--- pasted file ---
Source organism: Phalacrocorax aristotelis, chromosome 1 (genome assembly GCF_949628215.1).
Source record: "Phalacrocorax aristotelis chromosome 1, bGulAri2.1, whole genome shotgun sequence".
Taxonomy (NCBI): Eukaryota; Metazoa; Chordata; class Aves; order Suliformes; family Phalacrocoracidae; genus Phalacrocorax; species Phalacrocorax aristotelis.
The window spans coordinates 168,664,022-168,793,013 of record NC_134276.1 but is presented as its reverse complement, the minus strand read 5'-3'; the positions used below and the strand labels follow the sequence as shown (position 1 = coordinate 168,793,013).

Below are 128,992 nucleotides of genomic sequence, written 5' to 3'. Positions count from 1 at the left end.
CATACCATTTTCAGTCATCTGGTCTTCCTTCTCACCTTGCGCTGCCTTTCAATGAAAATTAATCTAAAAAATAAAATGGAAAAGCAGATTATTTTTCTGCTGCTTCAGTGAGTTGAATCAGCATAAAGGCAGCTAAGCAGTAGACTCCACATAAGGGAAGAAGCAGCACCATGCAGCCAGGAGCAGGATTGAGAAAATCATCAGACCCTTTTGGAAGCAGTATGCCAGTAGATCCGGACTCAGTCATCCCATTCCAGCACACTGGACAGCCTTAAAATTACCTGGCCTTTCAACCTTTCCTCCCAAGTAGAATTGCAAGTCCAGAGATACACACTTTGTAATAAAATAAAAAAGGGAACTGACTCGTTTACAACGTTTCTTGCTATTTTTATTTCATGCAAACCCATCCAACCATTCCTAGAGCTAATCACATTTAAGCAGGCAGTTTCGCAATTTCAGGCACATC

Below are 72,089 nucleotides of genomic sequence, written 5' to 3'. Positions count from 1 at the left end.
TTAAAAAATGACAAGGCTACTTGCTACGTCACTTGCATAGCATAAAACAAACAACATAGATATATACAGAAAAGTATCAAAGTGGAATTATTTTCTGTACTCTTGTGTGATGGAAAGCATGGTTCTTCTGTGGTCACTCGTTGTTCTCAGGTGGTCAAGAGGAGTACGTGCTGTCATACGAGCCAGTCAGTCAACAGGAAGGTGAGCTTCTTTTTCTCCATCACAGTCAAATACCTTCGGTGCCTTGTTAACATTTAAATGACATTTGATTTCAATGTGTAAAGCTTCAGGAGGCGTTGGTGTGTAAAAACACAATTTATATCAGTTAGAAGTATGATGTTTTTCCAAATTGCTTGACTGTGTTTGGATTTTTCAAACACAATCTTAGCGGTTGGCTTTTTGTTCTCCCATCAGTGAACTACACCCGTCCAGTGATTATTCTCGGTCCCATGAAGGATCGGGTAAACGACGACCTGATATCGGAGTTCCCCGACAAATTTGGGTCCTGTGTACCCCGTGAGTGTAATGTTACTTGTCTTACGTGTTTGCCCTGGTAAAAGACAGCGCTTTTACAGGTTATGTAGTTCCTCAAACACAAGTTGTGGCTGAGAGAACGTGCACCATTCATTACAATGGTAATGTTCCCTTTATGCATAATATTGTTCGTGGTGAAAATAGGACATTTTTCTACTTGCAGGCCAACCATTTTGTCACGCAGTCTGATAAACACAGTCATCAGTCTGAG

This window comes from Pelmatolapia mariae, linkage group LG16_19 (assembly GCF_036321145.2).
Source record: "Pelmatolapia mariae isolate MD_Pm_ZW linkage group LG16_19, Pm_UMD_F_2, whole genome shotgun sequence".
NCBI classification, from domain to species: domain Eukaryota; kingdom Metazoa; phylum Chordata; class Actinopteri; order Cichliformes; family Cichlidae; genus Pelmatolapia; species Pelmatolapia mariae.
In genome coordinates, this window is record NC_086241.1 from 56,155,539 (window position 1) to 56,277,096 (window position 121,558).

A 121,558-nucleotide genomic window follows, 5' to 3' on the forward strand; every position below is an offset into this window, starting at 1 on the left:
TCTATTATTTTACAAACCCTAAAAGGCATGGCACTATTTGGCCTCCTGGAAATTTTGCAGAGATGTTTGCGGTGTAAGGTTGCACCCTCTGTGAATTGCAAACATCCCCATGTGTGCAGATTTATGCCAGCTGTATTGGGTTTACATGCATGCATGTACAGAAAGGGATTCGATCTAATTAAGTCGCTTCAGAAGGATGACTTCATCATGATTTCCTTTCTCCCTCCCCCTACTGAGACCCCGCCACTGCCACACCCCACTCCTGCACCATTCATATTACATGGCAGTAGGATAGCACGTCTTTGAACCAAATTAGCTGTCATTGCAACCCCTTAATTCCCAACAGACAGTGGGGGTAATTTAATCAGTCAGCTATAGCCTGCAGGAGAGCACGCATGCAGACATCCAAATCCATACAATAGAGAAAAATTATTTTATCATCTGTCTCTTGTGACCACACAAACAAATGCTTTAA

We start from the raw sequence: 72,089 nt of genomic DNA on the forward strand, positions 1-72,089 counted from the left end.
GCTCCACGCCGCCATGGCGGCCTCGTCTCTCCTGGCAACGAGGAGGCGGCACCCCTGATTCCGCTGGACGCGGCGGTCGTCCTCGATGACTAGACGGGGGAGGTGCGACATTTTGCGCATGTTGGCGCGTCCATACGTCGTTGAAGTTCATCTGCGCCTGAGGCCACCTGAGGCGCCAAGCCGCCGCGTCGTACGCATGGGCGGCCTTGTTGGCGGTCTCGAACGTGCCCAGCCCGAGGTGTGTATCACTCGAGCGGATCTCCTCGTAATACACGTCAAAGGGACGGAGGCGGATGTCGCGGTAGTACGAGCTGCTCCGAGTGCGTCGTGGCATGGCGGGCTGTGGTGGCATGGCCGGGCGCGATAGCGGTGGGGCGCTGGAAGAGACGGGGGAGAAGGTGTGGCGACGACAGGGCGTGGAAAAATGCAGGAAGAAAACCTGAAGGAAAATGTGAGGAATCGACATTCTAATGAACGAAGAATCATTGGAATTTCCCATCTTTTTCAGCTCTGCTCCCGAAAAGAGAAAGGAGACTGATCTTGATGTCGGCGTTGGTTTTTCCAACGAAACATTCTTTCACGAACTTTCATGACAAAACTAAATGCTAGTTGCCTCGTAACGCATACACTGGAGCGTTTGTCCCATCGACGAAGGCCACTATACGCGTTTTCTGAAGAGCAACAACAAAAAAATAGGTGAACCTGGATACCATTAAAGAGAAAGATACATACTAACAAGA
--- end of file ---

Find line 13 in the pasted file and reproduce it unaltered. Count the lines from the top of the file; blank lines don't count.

A 121,558-nucleotide genomic window follows, 5' to 3' on the forward strand; every position below is an offset into this window, starting at 1 on the left: